Using a SQL query within rules and calculations is a powerful way to combine database functionality with rules. This functionality was designed for you to:
- Lookup and evaluate individual values, records or sets of records from database tables
- Load database data into entities and collections
- Modify database data from rules via stored procedures or transactional queries
Like other types of functionality in InRule once the SQL query and database connection is setup by a technical individual, it can be relatively easy for a business analyst to use the query within rules and calculations.
In this example you’ll see a different way to perform the lookup that was performed in the previous TableLookup example. There are two reasons to use a SQL query over a Table Lookup for this scenario:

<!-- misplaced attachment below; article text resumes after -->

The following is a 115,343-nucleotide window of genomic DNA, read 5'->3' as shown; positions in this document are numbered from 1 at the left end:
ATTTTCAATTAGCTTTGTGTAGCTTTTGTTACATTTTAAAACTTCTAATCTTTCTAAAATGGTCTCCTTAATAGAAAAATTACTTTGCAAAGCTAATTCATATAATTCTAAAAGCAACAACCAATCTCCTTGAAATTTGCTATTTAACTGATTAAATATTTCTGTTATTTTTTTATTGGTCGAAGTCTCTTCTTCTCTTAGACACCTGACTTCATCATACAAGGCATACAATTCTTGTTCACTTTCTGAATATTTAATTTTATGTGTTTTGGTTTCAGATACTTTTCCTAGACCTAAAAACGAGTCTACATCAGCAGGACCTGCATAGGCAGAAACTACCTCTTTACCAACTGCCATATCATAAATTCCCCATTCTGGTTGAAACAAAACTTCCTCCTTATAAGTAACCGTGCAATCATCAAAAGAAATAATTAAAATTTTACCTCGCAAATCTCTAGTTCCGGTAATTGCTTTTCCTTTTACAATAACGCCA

- The rule authors have little or no understanding of database concepts and/or the underlying database table(s)
- The underlying table is relatively large so using a SQL query may yield better performance
To recap the scenario from the previous example, you want to see if an order qualifies for free shipping based on the customer’s loyalty status by looking up the FreeShipping flag in this table:
If a SQL query called GetFreeShippingStatus has been created in the rule application, the rule author could use it in a rule or calculation. SQL queries are often setup to take parameters to narrow the results. Following is the query for this example that takes one parameter:
Example of SQL query in business language
Example of SQL query in syntax
This example uses this SQL query:
Click on these links for more information on setting up SQL Queries and Database Connections
Please sign in to leave a comment.